Since this circuit is powered directly from AC-mains through a capacitive dropper circuit (C1) there needs to be some form of voltage clamping for the low voltage supply across C2, C3 and C4. Without that IC1 would be destroyed when too little current is drawn as that 24 V could become much more than 24 V.
So D2 and D4 must be zener diodes otherwise they would serve no purpose.
The relay is engaged by closing Q2 via the Signal node from the right. Note how relay coil and Collector-Emitter of Q2 are in series and that combination is across the 24 V supply rail.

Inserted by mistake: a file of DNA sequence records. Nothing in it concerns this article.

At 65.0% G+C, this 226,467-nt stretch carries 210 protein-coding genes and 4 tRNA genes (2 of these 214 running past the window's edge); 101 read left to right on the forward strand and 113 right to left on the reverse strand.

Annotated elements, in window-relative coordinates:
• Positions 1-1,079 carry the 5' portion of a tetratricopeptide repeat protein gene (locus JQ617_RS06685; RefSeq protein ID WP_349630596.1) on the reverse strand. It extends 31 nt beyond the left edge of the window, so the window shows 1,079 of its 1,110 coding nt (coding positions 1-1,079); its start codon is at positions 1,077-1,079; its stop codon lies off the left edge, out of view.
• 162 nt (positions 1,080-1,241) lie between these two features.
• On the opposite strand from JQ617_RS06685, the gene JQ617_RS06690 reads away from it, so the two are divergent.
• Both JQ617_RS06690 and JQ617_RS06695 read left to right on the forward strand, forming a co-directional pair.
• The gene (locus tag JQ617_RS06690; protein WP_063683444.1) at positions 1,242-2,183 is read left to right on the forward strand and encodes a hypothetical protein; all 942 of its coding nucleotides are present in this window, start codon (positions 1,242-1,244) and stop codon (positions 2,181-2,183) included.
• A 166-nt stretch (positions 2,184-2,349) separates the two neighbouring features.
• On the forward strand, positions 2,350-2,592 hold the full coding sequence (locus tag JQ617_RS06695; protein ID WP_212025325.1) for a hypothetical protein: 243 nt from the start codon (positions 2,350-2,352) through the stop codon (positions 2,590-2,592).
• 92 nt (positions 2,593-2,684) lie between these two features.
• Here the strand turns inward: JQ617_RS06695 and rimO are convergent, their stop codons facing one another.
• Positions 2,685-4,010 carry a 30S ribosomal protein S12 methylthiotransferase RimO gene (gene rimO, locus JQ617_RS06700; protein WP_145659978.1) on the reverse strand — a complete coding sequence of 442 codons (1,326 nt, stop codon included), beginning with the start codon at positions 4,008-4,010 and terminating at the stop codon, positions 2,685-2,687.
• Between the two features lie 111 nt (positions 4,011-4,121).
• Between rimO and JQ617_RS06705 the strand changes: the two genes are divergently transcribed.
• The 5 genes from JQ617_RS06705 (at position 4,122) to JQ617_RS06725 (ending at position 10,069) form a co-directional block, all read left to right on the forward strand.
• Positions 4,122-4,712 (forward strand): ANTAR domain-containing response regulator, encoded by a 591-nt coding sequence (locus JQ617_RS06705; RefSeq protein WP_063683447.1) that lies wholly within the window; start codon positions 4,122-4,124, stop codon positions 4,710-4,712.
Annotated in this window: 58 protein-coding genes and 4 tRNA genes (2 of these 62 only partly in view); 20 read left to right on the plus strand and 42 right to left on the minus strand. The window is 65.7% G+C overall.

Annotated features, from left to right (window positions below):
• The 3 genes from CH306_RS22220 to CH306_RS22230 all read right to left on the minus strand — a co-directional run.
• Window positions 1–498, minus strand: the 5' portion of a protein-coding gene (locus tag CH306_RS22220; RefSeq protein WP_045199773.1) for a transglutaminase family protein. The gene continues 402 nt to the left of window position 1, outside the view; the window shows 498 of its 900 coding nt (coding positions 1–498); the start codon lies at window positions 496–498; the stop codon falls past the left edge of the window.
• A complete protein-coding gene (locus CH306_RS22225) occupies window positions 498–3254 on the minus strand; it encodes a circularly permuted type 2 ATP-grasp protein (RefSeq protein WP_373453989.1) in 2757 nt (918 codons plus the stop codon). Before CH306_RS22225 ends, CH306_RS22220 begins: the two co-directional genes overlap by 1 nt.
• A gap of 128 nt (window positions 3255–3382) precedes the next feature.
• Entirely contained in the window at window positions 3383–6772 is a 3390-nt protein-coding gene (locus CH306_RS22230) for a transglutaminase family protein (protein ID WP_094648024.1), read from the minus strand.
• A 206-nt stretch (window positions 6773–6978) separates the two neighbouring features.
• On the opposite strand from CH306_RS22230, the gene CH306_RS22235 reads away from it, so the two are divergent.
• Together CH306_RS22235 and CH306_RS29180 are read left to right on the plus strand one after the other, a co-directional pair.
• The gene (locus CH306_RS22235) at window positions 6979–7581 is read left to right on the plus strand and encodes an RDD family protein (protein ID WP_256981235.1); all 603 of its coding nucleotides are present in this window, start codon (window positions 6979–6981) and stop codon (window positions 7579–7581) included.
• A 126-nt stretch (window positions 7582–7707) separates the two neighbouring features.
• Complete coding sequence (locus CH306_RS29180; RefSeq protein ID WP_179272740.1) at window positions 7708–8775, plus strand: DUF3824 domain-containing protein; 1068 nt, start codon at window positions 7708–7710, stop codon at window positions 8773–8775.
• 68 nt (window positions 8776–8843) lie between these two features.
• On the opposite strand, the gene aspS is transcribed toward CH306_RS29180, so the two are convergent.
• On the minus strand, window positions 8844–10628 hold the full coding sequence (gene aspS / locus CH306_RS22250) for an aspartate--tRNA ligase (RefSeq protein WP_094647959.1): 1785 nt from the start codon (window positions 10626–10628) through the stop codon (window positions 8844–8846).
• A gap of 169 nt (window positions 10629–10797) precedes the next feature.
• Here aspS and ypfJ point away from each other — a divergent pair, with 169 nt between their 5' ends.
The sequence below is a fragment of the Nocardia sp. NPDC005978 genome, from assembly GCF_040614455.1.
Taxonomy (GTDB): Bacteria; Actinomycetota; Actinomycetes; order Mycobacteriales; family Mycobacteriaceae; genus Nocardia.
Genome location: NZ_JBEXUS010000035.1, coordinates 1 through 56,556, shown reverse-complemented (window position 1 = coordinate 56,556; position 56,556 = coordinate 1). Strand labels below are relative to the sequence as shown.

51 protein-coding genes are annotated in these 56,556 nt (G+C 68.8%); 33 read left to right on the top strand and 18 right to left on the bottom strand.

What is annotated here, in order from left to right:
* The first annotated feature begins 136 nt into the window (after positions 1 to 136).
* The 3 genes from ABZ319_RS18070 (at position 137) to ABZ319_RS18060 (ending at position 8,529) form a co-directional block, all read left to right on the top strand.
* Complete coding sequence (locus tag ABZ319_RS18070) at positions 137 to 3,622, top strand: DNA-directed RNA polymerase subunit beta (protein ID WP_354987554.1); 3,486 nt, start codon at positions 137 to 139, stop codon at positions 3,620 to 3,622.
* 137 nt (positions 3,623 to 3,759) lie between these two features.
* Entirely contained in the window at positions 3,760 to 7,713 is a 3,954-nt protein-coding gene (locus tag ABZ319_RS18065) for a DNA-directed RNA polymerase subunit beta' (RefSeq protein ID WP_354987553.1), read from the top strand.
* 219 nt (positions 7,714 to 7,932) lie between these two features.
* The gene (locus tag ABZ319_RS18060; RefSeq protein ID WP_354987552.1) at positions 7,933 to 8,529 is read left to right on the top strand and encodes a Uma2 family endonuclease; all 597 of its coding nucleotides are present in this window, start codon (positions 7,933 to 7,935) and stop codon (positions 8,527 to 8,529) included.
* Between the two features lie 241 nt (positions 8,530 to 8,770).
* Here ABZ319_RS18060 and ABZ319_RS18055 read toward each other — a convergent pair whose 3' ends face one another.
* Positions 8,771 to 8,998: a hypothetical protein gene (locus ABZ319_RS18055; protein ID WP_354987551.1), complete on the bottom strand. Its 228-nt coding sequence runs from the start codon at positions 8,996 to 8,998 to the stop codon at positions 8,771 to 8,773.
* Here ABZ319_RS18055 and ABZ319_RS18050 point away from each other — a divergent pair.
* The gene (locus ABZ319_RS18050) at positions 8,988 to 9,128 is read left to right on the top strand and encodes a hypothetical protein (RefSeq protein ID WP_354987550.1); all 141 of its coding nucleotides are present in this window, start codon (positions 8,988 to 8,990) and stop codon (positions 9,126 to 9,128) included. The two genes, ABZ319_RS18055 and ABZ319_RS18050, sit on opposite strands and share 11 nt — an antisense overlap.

Q1 is an oddity, it will only close when Q2 is open so when the relay is not engaged. Then (Q1 closed, relay off) Q shorts D4 meaning that only D2 will clamp the supply. So in this situation, the supply voltage will be somewhat lower as there is now only one zender diode (D2) clamping it.
A possible reason for this configuration is to save some power. When the relay is on then it will draw some current so less current can flow through the zener diodes (D2 and D4).
When the relay is off it does not draw current so perhaps that would cause the supply voltage to rise too much, this is prevented by using only one zener diode (D2, and shorting D4).
For this to work properly I would expect that D2 and D4 have very different zener voltages, for example D2 = 20 V and D4 = 4 V for example.